So I feel that the tournament scene as a whole is stronger, with more events, if not the scale of those of the old GW GTs or current Throne of Skulls, but more of them and more variety. Down here in the South London area we have had the Woking Weirdboyz events and the Death or Glory events populating the calendar in the past year on my doorstep, which combined with Mayhem and Octoberfest is more than enough events for the wife to let me go to. To be fair she is very reasonable and understanding of the hobby and I have at times pointed out Rugby would be more time consuming and expensive if I were to come out of retirement. Beer does n’t grow on trees.

Pros and Cons of a Throne of Skulls


It’s not swiss, (1st plays 2nd, 3rd plays 4th and so on), so every opponent is random. I could be on 4 wins and play someone on 4 losses in round 5 for example. Not necessarily a fair system for everyone going but saves on the clerical work although may not be so enjoyable to be possibly pitted against several opponents who just own you rather than working around to your own level.

The winner is determined by working out the best of the best of each race by cross referencing other people’s results from the same codex. From the horses’ mouth:

We then compare that race’s top scoring player to that average score of all the players of that race. The amount which that player beat the average by is called the Margin of Victory.

EG: John came top of the Space Marine players by scoring 25 Battle Points overall. The other Space Marine players scored 19, 18, 14 and 12 respectively. Thus, the average Space Marine score is 17.6 and John’s Margin of Victory is 7.4.

So all the winners of each race have their margin of victory compared to find out the overall winner. If there is three or less of a race then it is worked against the average of everybody. This does mean that to be overall winner it depends on other people’s results. Now this is still true in other events whether it be margin of victory or even win, lose draw but this is a bit more crucial and random, as the quality of each opponent is random. Winning best in race is probably the best goal to set yourself as outright victory is just a lottery to an extent.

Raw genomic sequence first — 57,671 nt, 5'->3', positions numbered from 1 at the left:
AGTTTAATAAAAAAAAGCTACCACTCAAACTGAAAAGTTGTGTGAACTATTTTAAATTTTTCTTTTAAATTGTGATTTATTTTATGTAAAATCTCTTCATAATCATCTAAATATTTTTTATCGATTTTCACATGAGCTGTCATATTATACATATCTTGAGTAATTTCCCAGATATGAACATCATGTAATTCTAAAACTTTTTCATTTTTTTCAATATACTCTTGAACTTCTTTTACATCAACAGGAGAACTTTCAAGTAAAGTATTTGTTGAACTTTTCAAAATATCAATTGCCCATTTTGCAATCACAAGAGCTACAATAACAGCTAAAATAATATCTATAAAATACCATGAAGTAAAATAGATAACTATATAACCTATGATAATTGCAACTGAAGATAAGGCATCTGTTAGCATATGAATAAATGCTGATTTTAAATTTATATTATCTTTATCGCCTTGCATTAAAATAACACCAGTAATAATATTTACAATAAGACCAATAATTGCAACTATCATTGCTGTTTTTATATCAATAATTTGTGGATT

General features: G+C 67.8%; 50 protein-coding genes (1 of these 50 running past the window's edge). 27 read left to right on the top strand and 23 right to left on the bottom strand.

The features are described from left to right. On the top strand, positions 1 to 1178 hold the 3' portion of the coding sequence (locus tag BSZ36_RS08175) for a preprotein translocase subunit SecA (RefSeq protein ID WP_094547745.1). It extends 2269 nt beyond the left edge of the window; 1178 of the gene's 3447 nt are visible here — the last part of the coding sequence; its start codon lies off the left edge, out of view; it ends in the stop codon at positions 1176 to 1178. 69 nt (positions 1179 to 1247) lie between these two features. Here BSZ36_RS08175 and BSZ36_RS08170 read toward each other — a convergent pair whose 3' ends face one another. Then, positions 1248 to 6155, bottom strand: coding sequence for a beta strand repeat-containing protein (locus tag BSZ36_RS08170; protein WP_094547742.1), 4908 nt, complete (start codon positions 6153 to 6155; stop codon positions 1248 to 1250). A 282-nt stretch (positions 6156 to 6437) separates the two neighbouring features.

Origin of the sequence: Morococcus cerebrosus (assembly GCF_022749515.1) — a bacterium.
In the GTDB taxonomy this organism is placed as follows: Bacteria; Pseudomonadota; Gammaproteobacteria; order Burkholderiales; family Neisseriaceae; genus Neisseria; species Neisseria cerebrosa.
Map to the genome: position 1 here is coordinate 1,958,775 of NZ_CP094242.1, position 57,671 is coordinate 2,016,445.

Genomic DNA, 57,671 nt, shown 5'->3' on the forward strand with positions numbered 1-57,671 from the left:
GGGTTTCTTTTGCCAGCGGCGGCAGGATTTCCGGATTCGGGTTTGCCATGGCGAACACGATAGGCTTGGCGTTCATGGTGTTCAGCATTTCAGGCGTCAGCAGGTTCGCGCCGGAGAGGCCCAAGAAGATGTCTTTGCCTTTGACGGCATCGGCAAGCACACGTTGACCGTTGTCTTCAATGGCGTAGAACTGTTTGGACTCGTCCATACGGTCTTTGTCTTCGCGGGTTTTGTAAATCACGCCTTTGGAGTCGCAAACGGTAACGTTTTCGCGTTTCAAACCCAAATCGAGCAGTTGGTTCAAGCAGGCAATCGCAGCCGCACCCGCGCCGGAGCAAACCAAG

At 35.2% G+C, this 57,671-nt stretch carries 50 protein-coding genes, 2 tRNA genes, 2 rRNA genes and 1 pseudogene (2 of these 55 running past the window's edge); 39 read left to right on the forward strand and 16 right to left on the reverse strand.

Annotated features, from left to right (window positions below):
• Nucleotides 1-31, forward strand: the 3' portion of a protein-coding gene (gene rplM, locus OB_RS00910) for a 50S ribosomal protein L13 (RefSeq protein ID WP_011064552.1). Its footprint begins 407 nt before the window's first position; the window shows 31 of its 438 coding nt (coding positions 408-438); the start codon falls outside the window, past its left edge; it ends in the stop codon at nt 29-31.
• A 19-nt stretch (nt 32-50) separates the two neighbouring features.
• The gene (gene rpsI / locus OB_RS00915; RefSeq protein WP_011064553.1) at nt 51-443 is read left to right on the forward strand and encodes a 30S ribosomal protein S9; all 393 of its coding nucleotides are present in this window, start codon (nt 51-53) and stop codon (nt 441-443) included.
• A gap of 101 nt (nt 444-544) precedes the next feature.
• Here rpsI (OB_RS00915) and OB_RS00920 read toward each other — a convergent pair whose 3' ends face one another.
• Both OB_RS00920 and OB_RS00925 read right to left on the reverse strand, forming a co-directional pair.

The face ticket price is hilarious although factoring in the food, especially if you are travelling from afar makes it more palpable.

I read a recent review on the sanguine sons blog by someone not familiar with the format and they were put off by it. The more concerning point was that they felt that there was a large number of ‘kids’ in the event who would throw a hissy fit when things did not go their way or got corrected about a rule. The normal tournament scene is in general quite civilised, so does a possible culture shock await?

The Middle:

Allies: You can take allies but the army will be classed by the model count and not the primary detachment. As I pointed out to Simon, if he allies his Orks in with his Tau, (Tau primary), then his army would probably count as an ork army as by just sticking in a warboss and 30 boyz he can outnumber the fish men. Orks for the win, (this is assuming there would be less Ork armies present thus making it easier to get a high score on the theory that orks at 1500 points may struggle).

I'm allowed to have it on display in the living room


Warhammer world is a great venue and I have won two events there, so I have some form there.

Five games of 1500 points with two and a half hours per game is a reasonable amount of time for that level.

In theory it is supposed to be a more relaxed atmosphere and will be a good opportunity to play five new opponents and different armies.

So it begins

The feedback I’ve had from the guys from Woking 1st Founding who have been has all been good. Trying to win best in race may be tricky as space marines are the most popular army in terms of sales and will most likely be quite numerous at this event along with some of the usual suspects like tau and elder. This could swing both ways in terms of the average score in regards to winning overall due to the possible number of marine players. I do not think overall winner is possible but you never know. Keep thinking glass half full.

So I’m actually looking forward to the so called "tournament of non tournaments," as one person had labelled it and will reserve judgement till I have experienced it. Lets face it I have to now as I have bought the ticket. 

Next time I’ll run down my army list for the event.


  1. I wrote the review on Sanguine Sons and although I pretty much slammed the event itself, I did have a lot of fun. If you take it in the spirit it is intended, and go into it knowing you may play some people who deliberately or not, will try and cheat you, you will be fine. Apart from everything else, it is an amazing venue with a great atmosphere. Will be interested in hearing your thoughts afterwards though.

  2. I've changed my motto to "Orks for the beer" it's a more realistic aim.